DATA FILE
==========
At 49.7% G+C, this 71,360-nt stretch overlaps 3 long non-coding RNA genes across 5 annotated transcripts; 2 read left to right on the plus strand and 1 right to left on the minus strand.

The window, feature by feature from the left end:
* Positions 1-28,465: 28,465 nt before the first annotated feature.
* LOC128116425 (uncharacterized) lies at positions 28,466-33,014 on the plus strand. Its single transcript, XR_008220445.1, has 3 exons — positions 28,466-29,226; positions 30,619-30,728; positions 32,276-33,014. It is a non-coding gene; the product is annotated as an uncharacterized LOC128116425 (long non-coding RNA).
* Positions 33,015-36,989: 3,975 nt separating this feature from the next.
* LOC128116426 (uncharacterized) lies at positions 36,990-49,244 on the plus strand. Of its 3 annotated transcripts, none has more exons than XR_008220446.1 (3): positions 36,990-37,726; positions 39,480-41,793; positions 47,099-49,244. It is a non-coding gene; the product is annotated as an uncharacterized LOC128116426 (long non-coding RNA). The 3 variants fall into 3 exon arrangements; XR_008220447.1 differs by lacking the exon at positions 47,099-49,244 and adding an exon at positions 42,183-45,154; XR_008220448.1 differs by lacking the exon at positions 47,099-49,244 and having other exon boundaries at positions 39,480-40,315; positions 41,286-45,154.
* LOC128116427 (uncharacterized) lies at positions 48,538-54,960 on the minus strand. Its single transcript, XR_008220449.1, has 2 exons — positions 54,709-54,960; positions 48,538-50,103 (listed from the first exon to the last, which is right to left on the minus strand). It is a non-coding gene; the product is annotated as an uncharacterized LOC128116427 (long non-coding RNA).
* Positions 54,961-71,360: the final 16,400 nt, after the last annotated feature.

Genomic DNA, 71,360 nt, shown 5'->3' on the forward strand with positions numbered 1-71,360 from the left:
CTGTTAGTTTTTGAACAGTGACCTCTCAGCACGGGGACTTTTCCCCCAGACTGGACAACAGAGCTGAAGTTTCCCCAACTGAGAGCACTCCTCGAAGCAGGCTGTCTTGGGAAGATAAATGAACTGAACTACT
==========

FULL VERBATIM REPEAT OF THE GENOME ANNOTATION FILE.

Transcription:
At 49.7% G+C, this 71,360-nt stretch overlaps 3 long non-coding RNA genes across 5 annotated transcripts; 2 read left to right on the plus strand and 1 right to left on the minus strand.

The window, feature by feature from the left end:
* Positions 1-28,465: 28,465 nt before the first annotated feature.
* LOC128116425 (uncharacterized) lies at positions 28,466-33,014 on the plus strand. Its single transcript, XR_008220445.1, has 3 exons — positions 28,466-29,226; positions 30,619-30,728; positions 32,276-33,014. It is a non-coding gene; the product is annotated as an uncharacterized LOC128116425 (long non-coding RNA).
* Positions 33,015-36,989: 3,975 nt separating this feature from the next.
* LOC128116426 (uncharacterized) lies at positions 36,990-49,244 on the plus strand. Of its 3 annotated transcripts, none has more exons than XR_008220446.1 (3): positions 36,990-37,726; positions 39,480-41,793; positions 47,099-49,244. It is a non-coding gene; the product is annotated as an uncharacterized LOC128116426 (long non-coding RNA). The 3 variants fall into 3 exon arrangements; XR_008220447.1 differs by lacking the exon at positions 47,099-49,244 and adding an exon at positions 42,183-45,154; XR_008220448.1 differs by lacking the exon at positions 47,099-49,244 and having other exon boundaries at positions 39,480-40,315; positions 41,286-45,154.
* LOC128116427 (uncharacterized) lies at positions 48,538-54,960 on the minus strand. Its single transcript, XR_008220449.1, has 2 exons — positions 54,709-54,960; positions 48,538-50,103 (listed from the first exon to the last, which is right to left on the minus strand). It is a non-coding gene; the product is annotated as an uncharacterized LOC128116427 (long non-coding RNA).
* Positions 54,961-71,360: the final 16,400 nt, after the last annotated feature.

Genomic DNA, 71,360 nt, shown 5'->3' on the forward strand with positions numbered 1-71,360 from the left:
CTGTTAGTTTTTGAACAGTGACCTCTCAGCACGGGGACTTTTCCCCCAGACTGGACAACAGAGCTGAAGTTTCCCCAACTGAGAGCACTCCTCGAAGCAGGCTGTCTTGGGAAGATAAATGAACTGAACTACT